Slavery was always a double-edged sword for people with a conscience: they didn’t like it, but they couldn’t live without it. In ancient Rome, some slaves were highly skilled and became doctors and accountants, so they did have some measure of social mobility, but even that didn’t excuse the practice. As Paul dealt with the issue of slavery, he dealt with the situation as it was. When talking with slaves, he talked about being the best slave Christians could be so that slave owners could be won to Christ. When talking to slave owners, though, he talked about fair treatment and even suggested the radical idea that slave owners should consider freeing their slaves at that immediate time. When Paul wrote to Philemon, this was his cause. “Therefore, although in Christ I could be bold and order you to do what you ought to do, yet I prefer to appeal to you on the basis of love. It is as none other than Paul—an old man and now also a prisoner of Christ Jesus— that I appeal to you for my son Onesimus, who became my son while I was in chains.” (Philemon 8-10)

Paul understood human nature. He let Philemon know that he could order Philemon to release Onesimus to him. Imagine the ripple effects if he were to have done that. It could have caused chaos as slaves sought to tell their masters they should be free, and masters might forbid their slaves from following Christ or even going to church for fear that this teaching of Paul might overturn Roman society. No, Paul instead focused on his relationship with Philemon and on his relationship with Onesimus. I don’t know whether Onesimus was sent by Philemon in the first place or if he ran away so that he could be with Paul. In either case, Paul noted that Onesimus had been useful to Paul – acting as if he were free, but useless to Philemon as a slave. Paul didn’t seek to change Roman Law with a new Christian law that would cause resentment; he sought to make Philemon examine himself and respond out of love for what Jesus had done for him.

Society has tried to force a lot of changes in the way things are done. To be fair, laws that allowed these evils needed to be changed. At the same time, even more important than a legal change, is the change that needs to come in the hearts and minds of the people who are involved with these evils. They have been brought up to accept behaviors that are evil and will often resent attempts to make them change by means of law. If we don’t bring the gospel of Jesus Christ to these people, they may change their outward practices, but in their hearts, and in secret, they may continue. In fact, slavery continues today. The key to eradicating slavery, or any societal evil, lies in the grace of God to change people.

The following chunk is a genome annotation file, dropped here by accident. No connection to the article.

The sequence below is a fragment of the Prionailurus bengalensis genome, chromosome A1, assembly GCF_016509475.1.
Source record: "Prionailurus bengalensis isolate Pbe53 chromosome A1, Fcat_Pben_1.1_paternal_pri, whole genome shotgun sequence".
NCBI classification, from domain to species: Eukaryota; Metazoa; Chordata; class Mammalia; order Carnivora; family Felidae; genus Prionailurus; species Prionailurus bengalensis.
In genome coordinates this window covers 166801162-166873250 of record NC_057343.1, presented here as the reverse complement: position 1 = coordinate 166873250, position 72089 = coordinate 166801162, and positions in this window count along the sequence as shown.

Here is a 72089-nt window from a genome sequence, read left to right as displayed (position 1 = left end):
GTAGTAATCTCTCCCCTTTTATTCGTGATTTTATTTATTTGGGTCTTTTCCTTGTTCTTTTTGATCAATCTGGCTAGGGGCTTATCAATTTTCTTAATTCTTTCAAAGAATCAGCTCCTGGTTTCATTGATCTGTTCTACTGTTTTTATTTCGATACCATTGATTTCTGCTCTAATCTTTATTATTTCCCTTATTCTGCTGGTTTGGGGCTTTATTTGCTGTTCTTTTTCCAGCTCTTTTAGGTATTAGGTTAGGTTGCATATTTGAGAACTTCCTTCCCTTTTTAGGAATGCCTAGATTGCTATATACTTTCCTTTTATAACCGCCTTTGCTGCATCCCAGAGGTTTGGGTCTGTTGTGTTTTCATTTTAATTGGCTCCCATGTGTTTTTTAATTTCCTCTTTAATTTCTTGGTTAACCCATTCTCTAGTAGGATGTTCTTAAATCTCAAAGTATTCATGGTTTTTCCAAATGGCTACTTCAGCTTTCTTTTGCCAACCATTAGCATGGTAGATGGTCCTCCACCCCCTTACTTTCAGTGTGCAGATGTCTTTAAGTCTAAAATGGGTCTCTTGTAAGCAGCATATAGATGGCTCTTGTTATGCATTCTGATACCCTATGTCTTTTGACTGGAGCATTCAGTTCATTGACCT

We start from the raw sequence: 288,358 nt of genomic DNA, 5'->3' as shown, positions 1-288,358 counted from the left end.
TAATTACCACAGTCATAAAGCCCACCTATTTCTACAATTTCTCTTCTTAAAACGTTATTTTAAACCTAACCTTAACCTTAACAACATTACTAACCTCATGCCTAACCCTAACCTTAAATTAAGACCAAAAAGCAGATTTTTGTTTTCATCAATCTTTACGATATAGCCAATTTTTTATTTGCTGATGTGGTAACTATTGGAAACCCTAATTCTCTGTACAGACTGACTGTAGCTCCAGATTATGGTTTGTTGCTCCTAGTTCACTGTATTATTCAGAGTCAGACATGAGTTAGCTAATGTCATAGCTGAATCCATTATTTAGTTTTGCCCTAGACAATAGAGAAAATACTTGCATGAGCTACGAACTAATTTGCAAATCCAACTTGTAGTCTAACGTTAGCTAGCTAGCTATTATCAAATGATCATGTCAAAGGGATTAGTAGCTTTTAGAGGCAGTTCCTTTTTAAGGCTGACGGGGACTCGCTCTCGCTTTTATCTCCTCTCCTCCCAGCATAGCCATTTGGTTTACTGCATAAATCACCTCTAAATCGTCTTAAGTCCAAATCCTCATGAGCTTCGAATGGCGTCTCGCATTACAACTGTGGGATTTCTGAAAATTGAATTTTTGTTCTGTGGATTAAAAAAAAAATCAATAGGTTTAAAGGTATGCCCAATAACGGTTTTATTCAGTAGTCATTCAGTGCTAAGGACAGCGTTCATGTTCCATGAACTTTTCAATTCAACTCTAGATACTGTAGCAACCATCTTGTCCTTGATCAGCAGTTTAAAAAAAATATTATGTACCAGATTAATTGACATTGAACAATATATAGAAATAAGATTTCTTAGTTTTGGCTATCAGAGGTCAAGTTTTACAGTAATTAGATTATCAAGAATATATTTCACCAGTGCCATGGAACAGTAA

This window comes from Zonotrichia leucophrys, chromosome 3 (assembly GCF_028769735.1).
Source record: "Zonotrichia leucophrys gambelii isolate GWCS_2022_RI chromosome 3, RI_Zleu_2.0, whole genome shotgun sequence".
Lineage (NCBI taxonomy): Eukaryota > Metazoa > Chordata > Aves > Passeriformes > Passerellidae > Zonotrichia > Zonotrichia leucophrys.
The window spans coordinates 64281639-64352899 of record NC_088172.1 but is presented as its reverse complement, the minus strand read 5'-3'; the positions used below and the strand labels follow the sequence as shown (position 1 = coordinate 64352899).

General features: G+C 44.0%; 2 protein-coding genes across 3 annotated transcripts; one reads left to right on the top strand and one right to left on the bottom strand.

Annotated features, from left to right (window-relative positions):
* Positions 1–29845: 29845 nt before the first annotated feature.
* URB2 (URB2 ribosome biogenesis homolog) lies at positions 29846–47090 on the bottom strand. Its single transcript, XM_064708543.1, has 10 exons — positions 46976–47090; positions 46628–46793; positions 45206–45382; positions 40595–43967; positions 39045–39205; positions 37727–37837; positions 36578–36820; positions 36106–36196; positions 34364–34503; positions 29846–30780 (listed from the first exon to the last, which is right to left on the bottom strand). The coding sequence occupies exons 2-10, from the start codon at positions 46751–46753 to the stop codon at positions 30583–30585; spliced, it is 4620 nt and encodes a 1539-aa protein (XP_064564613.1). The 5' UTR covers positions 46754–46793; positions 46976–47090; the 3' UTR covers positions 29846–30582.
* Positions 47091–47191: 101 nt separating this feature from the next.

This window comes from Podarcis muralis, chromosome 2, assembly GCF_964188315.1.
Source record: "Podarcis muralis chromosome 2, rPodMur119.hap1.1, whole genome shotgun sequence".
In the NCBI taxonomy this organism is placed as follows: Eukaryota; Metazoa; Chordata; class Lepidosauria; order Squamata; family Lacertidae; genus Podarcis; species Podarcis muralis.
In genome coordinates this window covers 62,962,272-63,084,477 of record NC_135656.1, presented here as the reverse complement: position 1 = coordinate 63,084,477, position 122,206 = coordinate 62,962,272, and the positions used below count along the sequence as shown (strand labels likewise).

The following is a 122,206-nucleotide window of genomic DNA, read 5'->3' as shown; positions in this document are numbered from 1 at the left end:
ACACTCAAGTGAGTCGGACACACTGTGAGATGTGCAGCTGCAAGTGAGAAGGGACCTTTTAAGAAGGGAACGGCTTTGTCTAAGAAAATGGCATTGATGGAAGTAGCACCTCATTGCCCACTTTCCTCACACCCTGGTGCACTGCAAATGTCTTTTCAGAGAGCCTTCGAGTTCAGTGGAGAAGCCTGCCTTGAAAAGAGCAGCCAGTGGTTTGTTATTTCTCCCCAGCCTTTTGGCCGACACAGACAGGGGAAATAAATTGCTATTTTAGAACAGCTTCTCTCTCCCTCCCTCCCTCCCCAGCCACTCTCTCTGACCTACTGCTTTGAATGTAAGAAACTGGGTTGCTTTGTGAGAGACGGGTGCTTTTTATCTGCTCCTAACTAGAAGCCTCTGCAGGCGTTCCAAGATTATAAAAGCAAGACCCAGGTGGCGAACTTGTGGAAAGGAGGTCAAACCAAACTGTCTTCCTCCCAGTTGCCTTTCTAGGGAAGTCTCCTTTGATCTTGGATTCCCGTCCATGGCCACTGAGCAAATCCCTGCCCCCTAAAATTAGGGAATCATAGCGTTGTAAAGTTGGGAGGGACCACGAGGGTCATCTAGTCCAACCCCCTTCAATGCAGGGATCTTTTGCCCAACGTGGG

Lord, I am a man of unclean hands amongst a people of unclean hands. Change us through Your grace.

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November 11 – Christian Behavior in the World

Titus 3; Jeremiah 17-18; Psalm 127

It seems that the worst enemies that Christians often have are other Christians, or those claiming to be Christians. 500 years ago, as the Protestant Reformation began, we fought wars over whether to stay in the Catholic Church or allow Protestantism to rise. Terrible things were said and done on both sides. While we don’t fight wars over this issue anymore, mostly, it seems like attitudes haven’t changed a whole lot. I remember working with an ecumenical group on an issue and walking up to introduce myself to a couple of men who were engaged in conversation. I stood quietly, waiting for them to finish their conversation and I heard all sorts of things about how terrible my denomination was for not getting involved more often in things like that. All I could do was say, “and that, gentlemen, is why you don’t see us around much in these organizations,” whereupon I introduced myself as a member of the slandered denomination.